- Specialist degree/certificate: A specialist degree or certificate requires the completion of a program of study beyond the master's degree but does not meet the academic requirements of a doctoral degree. May be called a post-master's certificate.
- Doctoral Degree: A doctoral degree is awarded upon the completion of an educational program at the graduate level which terminates in a doctor's degree.
- First Professional Degree: A first professional degree is awarded upon completion of a program which meets all of these criteria: a) completion of academic requirements to begin practice in the profession; b) at least two years of college work before entering the program; and c) at least six academic years of college work to complete the degree program, including the prior required college work.
Distance Learning: An option for earning course credit at off-campus locations via cable television, Internet, satellite classes, videotapes, correspondence courses, or other means.
Dual-Enrolled Student: A student who is enrolled in two or more colleges or universities in a single term; also applies to a high school student who also is enrolled in a college or university where the student is awarded only post-secondary academic credit.
Enrollment: A student who is counted on a headcount basis as registered on the census date for the reporting term.
Enrollment Status: A student's current attendance status in a post-secondary education institution. The following mutually exclusive categories are used:
- First-time entering undergraduate: a student entering any college for the first time ever. For reporting purposes, this category includes students enrolled in the fall term who entered college for the first time in the prior summer term and students who entered with advanced standing and may actually be classified beyond the freshman level at entry. A student will be reported in this category only once. This term should not be confused with entering undergraduate transfer student. High school students should be reported as a first-time entering only after the student has received a high school diploma or its equivalency and has been matriculated by the institution. Those students who have not yet received a diploma or its equivalency should be reported as such in the enrollment status and student level fields. Upon graduation from high school, if a student enrolls in summer courses at an institution and transfers to another institution for the fall term of the same calendar year in which the student graduated from high school, the student should be reported as first-time entering at the institution where (s)he enrolls in the fall term. If the student enrolls in summer at one institution and remains at the institution for the fall, (s)he is reported as a first-time entering in the fall term.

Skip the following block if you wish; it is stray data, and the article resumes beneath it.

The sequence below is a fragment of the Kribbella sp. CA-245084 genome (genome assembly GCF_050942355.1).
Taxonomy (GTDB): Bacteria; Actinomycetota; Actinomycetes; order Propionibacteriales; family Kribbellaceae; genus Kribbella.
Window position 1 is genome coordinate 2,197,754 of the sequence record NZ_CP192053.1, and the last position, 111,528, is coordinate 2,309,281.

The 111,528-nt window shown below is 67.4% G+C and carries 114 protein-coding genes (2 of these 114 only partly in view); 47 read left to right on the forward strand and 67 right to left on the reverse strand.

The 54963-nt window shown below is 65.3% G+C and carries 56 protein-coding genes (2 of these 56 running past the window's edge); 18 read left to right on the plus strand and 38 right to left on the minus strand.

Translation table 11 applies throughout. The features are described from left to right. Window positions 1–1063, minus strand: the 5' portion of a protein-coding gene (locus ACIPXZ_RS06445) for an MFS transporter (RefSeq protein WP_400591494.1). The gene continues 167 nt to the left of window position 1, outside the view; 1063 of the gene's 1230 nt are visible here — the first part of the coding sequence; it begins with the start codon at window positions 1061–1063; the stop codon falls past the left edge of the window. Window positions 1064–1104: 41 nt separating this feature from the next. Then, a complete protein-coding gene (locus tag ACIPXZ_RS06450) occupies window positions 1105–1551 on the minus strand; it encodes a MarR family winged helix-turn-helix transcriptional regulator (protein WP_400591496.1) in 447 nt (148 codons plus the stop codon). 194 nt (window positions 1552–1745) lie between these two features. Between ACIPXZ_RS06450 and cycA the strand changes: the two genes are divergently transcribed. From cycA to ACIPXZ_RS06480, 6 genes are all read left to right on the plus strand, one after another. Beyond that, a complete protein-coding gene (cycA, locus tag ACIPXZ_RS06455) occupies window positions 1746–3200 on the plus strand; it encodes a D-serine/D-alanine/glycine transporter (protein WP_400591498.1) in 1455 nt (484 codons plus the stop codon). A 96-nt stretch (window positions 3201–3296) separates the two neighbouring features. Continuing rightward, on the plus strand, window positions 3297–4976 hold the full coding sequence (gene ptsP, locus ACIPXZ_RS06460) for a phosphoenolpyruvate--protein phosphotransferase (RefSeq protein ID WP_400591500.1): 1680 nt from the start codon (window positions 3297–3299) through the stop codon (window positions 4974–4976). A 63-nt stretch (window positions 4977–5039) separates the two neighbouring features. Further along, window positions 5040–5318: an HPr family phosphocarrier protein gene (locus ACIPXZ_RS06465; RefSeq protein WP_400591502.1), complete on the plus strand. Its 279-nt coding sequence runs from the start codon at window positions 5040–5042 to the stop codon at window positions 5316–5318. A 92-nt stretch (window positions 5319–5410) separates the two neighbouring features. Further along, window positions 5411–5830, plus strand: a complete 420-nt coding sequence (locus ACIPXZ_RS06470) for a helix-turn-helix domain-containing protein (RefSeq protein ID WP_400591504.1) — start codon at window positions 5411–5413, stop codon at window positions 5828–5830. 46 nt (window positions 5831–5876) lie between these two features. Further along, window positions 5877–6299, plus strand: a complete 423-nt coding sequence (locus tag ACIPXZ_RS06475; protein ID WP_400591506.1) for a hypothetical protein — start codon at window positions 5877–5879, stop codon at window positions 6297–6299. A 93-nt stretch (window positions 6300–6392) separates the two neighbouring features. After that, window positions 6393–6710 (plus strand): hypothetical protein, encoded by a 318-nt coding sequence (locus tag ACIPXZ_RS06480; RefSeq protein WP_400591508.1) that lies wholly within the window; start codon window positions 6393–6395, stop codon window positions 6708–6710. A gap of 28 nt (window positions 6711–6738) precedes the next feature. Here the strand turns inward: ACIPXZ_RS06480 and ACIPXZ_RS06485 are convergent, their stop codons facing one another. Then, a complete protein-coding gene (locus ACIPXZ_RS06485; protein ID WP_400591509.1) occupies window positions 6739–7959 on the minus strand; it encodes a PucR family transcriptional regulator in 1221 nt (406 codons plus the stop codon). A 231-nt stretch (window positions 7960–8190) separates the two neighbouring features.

- Other first-year continuing student: an undergraduate student who entered a college during a previous reporting period and who is classified as a freshman-level student but not a first-time entering undergraduate.
- First-time entering undergraduate transfer student: an undergraduate student entering the institution for the first time with academic credit attempted or earned at another institution (whether or not the credit is accepted by the institution to which the student transfers). For reporting purposes, this category includes students enrolled in the fall term who first enrolled as transfer students in the prior summer term.
- First-time entering graduate student: a student who has been awarded an earned baccalaureate or first professional degree and who is entering any institution classified as a graduate level student for the first-time. "Graduate student" includes students enrolled at any level of graduate study other than doctoral--master's, specialist, or post-baccalaureate certificate (see Student Level). For reporting purposes, this category includes students enrolled int eh fall term who enrolled as graduate students for the first time in the prior summer term. The student may have been enrolled previously as an undergraduate or first professional student at the reporting institution.
- First-time entering doctoral student: a student entering any institution classified for the first time as a first professional or doctoral student. The student may have been enrolled as an undergraduate or graduate student at the reporting institution. For reporting purposes, this category includes student enrolled in the fall term who enrolled as first professional or doctoral students for the first time in the prior summer term.
- Continuing undergraduate student: a student previously enrolled as an undergraduate during the previous regular academic term at the reporting institution.
- Continuing graduate or doctoral student: a student previously enrolled as a graduate, first professional or doctoral student during the previous regular academic term at the reporting institution.
- Readmitted undergraduate student: an undergraduate student that was enrolled as an undergraduate students during a previous academic term, but not for the immediately prior regular academic term. The student being readmitted may or may not have earned transferrable credit at another institution during the period (s)he was not enrolled at the reporting institution.
- Unclassified pre-baccalaureate student: a student enrolled to earn undergraduate credit but not admitted as a degree-seeking student.